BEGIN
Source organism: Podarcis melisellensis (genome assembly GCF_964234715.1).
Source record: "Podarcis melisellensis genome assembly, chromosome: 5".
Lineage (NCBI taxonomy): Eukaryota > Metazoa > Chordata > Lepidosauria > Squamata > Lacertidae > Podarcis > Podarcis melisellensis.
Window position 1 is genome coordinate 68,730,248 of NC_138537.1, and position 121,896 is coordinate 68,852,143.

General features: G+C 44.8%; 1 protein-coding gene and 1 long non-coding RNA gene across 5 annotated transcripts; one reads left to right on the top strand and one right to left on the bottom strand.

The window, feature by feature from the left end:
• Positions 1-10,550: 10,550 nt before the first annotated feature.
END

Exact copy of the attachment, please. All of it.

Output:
Source organism: Podarcis melisellensis (genome assembly GCF_964234715.1).
Source record: "Podarcis melisellensis genome assembly, chromosome: 5".
Lineage (NCBI taxonomy): Eukaryota > Metazoa > Chordata > Lepidosauria > Squamata > Lacertidae > Podarcis > Podarcis melisellensis.
Window position 1 is genome coordinate 68,730,248 of NC_138537.1, and position 121,896 is coordinate 68,852,143.

General features: G+C 44.8%; 1 protein-coding gene and 1 long non-coding RNA gene across 5 annotated transcripts; one reads left to right on the top strand and one right to left on the bottom strand.

The window, feature by feature from the left end:
• Positions 1-10,550: 10,550 nt before the first annotated feature.